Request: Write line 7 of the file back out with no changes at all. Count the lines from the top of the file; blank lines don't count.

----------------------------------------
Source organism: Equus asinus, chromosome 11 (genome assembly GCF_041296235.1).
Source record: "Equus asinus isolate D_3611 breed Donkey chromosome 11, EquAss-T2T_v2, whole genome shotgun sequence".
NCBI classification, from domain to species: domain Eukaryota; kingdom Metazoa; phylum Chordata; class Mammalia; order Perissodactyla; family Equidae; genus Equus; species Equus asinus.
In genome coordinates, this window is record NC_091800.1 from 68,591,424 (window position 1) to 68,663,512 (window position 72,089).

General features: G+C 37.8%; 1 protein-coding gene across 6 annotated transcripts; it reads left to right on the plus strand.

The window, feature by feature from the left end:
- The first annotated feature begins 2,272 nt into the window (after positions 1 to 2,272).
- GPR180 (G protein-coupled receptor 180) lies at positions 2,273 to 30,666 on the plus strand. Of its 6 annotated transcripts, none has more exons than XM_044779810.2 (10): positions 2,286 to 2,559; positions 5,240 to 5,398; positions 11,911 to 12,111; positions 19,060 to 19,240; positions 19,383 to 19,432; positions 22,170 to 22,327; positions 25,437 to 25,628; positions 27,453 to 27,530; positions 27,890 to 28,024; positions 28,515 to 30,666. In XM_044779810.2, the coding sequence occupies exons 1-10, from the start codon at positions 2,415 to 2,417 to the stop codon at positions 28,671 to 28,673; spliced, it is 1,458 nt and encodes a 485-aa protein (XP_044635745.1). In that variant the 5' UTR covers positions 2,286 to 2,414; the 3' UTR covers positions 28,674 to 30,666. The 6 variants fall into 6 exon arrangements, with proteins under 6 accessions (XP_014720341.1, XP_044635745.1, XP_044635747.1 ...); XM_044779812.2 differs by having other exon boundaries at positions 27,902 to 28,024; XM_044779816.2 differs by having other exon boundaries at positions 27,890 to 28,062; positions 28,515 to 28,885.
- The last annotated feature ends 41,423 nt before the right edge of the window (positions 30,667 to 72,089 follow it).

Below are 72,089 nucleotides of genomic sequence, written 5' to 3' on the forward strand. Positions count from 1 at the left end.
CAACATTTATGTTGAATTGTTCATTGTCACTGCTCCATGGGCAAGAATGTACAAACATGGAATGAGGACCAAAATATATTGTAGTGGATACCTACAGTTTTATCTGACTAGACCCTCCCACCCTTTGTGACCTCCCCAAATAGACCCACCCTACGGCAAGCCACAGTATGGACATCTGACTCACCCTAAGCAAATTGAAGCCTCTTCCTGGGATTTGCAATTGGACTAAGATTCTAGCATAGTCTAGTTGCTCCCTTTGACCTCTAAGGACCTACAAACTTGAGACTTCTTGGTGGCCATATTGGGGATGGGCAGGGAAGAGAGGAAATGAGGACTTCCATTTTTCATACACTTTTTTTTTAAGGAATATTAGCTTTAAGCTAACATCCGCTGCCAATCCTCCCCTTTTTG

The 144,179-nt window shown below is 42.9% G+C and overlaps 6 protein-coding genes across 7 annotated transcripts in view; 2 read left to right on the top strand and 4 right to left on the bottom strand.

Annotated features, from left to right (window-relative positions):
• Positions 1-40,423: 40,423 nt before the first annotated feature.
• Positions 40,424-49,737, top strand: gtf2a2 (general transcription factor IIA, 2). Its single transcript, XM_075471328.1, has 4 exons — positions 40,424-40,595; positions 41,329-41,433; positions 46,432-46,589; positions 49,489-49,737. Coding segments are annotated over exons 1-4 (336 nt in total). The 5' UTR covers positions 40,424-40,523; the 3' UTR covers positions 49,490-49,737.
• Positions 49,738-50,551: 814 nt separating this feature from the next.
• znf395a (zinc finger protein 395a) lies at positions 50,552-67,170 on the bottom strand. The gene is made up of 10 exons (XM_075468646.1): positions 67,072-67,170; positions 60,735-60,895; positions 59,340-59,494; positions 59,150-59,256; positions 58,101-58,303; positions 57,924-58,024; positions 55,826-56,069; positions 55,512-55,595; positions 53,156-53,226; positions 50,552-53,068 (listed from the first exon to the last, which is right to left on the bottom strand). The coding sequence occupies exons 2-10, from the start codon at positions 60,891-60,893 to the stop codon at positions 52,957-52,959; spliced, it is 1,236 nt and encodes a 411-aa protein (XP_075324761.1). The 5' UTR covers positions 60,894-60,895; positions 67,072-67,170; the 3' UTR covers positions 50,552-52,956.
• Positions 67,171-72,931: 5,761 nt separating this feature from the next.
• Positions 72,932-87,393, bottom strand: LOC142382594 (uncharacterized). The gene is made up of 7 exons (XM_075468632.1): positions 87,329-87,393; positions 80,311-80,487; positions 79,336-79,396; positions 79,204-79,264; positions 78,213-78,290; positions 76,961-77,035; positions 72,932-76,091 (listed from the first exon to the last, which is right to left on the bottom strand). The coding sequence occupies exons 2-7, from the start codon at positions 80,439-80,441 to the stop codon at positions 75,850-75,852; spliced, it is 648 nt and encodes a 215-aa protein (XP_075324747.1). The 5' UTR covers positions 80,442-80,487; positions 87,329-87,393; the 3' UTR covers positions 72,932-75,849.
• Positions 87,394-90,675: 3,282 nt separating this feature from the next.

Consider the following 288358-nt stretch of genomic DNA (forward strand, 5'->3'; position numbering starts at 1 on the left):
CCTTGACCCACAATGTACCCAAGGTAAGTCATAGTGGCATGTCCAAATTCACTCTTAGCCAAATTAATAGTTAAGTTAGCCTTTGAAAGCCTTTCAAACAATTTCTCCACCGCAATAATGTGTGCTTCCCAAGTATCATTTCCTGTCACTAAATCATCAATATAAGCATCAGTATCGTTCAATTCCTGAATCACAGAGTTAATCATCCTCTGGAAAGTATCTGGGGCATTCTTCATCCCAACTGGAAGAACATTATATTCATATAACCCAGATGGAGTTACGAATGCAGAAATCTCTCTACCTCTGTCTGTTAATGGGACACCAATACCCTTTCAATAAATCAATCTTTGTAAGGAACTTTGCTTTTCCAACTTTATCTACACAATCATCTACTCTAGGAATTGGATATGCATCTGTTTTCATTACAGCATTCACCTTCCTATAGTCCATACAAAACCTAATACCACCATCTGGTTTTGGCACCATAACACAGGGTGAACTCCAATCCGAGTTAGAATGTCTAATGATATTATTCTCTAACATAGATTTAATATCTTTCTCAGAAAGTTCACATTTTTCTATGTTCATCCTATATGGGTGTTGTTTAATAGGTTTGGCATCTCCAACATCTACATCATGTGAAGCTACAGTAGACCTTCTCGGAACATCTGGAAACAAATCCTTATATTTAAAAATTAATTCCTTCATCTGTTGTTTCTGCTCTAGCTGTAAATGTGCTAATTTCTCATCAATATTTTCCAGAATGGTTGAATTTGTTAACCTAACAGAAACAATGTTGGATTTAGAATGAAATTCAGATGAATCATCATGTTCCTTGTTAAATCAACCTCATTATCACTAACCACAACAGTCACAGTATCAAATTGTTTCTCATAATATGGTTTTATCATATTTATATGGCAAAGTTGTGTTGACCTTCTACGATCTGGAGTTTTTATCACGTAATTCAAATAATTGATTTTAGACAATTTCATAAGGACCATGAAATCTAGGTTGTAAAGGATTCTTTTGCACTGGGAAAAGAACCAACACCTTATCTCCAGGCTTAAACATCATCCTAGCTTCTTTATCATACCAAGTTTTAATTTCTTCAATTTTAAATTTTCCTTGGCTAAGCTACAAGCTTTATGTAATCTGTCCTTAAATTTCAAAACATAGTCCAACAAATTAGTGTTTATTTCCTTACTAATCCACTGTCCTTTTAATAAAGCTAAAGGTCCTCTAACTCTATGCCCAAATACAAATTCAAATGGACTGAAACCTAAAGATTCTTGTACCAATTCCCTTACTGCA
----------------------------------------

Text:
- The first annotated feature begins 2,272 nt into the window (after positions 1 to 2,272).